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Standard exhaust/silencer and wheels/disc’s/sprocket are very heavy, replace those with the lightest available and your’ll shed probably 10kg’s. Then you could replace all steel nuts and bolts with alloy or titanium and save a kg. Replace all the brake components with lighter more expensive kit and there’s another kg or so. The suspension components could be change out for top £££ kit and save a couple of kg’s (dont need a remote preload adjuster when a C spanner will do the job). 

 

Everything else is either necessary  or would need serious modification and theres no alternative off the shelf. To do all the above you could probably spend £8-10K, for what, still wont be as good or light as a 701. If you find the T7 too heavy, you’ve bought the wrong bike. I think I’d rather spend £19k on a KTM 890Rally, it feels 20kg lighter than a T7 (even though its actually heavier), has 30bhp more and is better Offroad. 

 

Jamie on MotoGeo stripped a T7, it was no longer a T7 when he finished, it was a ridiculous naked glamster Type bike. 

 

Less weight cost a lot, thats why oem is generally heavy. 

Edited by Alf Meister
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Let's not forget that the MT07 weighs 399 pounds, wet.  Tanks size is 3.1 pounds.   About 44 pounds less than the T700.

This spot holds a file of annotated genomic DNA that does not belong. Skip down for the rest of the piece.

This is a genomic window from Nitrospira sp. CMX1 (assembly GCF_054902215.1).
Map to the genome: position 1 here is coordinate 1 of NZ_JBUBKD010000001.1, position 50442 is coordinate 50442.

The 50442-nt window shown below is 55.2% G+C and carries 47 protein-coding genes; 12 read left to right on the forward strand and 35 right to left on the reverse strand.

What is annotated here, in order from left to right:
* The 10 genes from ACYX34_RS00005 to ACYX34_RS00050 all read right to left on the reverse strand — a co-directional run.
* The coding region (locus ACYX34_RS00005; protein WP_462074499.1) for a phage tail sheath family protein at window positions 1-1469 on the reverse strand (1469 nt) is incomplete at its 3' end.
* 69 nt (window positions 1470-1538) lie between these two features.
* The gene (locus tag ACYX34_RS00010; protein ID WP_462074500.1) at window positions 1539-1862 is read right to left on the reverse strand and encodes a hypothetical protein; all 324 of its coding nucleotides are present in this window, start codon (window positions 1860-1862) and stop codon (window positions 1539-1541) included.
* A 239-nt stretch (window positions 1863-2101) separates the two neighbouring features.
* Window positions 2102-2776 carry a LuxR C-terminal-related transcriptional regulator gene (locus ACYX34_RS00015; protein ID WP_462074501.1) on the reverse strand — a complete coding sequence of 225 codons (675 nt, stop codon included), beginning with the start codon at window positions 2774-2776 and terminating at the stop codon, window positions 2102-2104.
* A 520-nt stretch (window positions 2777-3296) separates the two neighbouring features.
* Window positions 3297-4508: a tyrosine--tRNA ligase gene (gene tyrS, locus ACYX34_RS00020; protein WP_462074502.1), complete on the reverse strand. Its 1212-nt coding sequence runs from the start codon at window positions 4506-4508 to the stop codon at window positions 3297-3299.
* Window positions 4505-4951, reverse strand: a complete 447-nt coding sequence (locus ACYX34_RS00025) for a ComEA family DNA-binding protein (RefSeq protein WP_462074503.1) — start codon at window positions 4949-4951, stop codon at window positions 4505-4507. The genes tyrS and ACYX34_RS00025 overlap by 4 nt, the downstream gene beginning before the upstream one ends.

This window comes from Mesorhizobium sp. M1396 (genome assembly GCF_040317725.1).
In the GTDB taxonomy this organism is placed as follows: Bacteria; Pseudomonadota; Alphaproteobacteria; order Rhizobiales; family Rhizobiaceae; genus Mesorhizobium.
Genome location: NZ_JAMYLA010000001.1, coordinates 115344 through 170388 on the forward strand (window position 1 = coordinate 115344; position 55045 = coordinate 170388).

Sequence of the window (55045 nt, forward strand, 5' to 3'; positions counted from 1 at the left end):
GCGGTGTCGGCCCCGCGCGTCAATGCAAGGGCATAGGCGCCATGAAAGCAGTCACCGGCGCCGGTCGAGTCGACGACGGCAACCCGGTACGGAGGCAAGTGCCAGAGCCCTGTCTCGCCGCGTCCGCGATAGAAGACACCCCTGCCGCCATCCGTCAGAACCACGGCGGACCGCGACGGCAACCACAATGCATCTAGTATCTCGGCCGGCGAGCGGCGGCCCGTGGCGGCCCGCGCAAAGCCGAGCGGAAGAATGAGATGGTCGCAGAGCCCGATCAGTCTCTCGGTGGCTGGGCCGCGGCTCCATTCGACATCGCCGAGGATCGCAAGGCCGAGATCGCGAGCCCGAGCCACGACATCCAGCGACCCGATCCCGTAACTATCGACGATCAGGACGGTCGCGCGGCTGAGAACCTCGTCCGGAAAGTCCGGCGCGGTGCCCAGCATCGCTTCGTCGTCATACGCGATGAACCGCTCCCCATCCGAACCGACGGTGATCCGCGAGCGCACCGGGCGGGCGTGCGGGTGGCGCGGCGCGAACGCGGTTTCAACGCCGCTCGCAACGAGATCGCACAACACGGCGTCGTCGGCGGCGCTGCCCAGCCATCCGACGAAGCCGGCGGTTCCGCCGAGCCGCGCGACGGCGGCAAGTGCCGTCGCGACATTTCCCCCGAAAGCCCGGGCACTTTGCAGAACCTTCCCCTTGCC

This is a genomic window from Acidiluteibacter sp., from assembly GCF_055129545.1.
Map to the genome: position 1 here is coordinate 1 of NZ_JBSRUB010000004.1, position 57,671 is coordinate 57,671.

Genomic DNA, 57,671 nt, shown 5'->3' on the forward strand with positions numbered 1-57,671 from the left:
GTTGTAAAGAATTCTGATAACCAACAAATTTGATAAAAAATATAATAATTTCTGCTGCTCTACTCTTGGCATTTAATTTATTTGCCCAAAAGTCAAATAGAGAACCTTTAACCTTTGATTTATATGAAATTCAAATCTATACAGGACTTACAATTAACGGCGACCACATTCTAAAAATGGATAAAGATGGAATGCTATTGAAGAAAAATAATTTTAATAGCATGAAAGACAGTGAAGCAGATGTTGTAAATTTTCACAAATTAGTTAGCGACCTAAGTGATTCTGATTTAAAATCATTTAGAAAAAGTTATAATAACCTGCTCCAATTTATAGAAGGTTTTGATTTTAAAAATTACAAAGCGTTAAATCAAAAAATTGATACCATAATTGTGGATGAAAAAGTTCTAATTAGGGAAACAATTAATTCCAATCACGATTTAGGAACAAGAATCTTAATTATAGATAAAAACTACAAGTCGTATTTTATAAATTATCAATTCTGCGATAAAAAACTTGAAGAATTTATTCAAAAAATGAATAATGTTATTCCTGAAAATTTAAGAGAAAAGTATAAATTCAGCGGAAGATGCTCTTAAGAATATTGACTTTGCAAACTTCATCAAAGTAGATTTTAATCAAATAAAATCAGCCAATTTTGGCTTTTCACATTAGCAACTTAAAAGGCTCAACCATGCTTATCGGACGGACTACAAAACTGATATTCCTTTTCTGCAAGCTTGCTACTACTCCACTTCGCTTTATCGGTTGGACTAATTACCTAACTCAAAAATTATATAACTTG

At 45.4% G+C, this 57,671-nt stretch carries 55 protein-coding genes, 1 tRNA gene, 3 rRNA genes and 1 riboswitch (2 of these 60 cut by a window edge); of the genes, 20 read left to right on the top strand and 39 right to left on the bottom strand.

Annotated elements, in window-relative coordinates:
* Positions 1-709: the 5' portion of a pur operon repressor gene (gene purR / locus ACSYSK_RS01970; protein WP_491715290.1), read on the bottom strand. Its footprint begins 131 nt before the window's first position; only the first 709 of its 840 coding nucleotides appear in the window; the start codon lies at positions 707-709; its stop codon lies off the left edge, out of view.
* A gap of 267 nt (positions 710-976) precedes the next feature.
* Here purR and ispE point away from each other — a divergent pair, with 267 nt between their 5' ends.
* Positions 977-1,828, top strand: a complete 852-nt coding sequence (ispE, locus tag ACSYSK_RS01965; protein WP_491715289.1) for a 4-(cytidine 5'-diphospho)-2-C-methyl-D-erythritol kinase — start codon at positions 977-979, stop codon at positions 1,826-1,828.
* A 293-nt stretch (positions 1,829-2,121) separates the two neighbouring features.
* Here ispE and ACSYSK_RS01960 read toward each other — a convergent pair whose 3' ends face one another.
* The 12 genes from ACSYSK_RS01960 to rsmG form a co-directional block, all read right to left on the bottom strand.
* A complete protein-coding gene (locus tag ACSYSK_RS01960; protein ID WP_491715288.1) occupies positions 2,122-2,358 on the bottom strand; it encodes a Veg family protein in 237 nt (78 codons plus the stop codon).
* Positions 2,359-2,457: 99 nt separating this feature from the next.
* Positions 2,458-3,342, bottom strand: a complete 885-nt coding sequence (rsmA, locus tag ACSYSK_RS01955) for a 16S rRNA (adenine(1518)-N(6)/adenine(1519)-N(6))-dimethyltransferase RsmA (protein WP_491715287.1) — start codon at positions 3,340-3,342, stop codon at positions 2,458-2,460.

Moto Geo went from 482 lbs (theirs had a center stand and protection on it ?) down to 422 pounds.  60 pounds lost !   And they didn't put a LiPo battery in it or replace the stock foot pegs with WR pegs.  And I don't think they removed the Cat converter either. Nor Pro Taper bars.

 

I think the starting scale says 474, not 482.   Also, some of the weight lost was the center stand and protection.  The protection will have to be replaced.  

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Aluminum/Titanium bolts aren't feasible on everyday use bikes.

 

I'd like to cut off the rear sub frame and bolt on a WR 450 sub frame with plastics inc fender and seat.   I wonder how much  weight that would save ?

 

ABS would save some weight, but it might save my life some day.   Would have to put blinkers back on.  

 

There is probably a bunch of weight to be saved in the nav pod too.   I wonder how much the fuel tank weighs ?  It is probably steel.

 

The removed side panels could be replaced with aluminum or CF easily enough. Mounted with a lot less hardware.

 

An aluminum rear sprocket would last the life of the chain.

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The LC4 engine in the 701 (actually a 690...) is known to be problematic.   And it is hardly a cruiser on the highway the way the T700 is.

 

A WR450F weighs about 245 dry.  A WR450F engine weighs about 70 pounds.   The RP2 weighs about 115 pounds.  Say 50 pounds more.   Add another 20 pounds for a nav pod/fairing.   Another 5 pounds for a Seat Concepts cushy seat.   245 + 50 + 20 +5 = 320 pounds dry.  A WR wouldn't need much suspension work.   A T700 needs significant suspension work.